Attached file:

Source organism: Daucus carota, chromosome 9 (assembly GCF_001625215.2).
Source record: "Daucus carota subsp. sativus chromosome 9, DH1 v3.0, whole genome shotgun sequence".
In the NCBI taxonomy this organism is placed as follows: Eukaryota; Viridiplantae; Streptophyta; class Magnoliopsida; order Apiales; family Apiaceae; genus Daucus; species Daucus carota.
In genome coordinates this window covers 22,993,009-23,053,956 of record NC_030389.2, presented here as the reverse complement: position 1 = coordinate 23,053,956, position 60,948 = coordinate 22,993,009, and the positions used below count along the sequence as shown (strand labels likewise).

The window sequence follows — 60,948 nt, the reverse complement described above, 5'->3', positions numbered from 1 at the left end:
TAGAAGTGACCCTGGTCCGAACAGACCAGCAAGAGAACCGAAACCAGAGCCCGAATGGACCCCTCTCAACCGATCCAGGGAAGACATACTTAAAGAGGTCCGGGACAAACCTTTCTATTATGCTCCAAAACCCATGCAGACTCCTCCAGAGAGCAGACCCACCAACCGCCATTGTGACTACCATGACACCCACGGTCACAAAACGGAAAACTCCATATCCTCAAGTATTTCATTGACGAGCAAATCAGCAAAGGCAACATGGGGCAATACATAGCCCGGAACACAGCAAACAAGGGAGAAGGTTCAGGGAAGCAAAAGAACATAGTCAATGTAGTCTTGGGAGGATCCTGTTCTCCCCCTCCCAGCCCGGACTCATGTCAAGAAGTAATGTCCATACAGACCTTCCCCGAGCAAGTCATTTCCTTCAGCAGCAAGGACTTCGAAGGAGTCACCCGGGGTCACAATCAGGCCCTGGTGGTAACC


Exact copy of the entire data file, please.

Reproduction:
Source organism: Daucus carota, chromosome 9 (assembly GCF_001625215.2).
Source record: "Daucus carota subsp. sativus chromosome 9, DH1 v3.0, whole genome shotgun sequence".
In the NCBI taxonomy this organism is placed as follows: Eukaryota; Viridiplantae; Streptophyta; class Magnoliopsida; order Apiales; family Apiaceae; genus Daucus; species Daucus carota.
In genome coordinates this window covers 22,993,009-23,053,956 of record NC_030389.2, presented here as the reverse complement: position 1 = coordinate 23,053,956, position 60,948 = coordinate 22,993,009, and the positions used below count along the sequence as shown (strand labels likewise).

The window sequence follows — 60,948 nt, the reverse complement described above, 5'->3', positions numbered from 1 at the left end:
TAGAAGTGACCCTGGTCCGAACAGACCAGCAAGAGAACCGAAACCAGAGCCCGAATGGACCCCTCTCAACCGATCCAGGGAAGACATACTTAAAGAGGTCCGGGACAAACCTTTCTATTATGCTCCAAAACCCATGCAGACTCCTCCAGAGAGCAGACCCACCAACCGCCATTGTGACTACCATGACACCCACGGTCACAAAACGGAAAACTCCATATCCTCAAGTATTTCATTGACGAGCAAATCAGCAAAGGCAACATGGGGCAATACATAGCCCGGAACACAGCAAACAAGGGAGAAGGTTCAGGGAAGCAAAAGAACATAGTCAATGTAGTCTTGGGAGGATCCTGTTCTCCCCCTCCCAGCCCGGACTCATGTCAAGAAGTAATGTCCATACAGACCTTCCCCGAGCAAGTCATTTCCTTCAGCAGCAAGGACTTCGAAGGAGTCACCCGGGGTCACAATCAGGCCCTGGTGGTAACC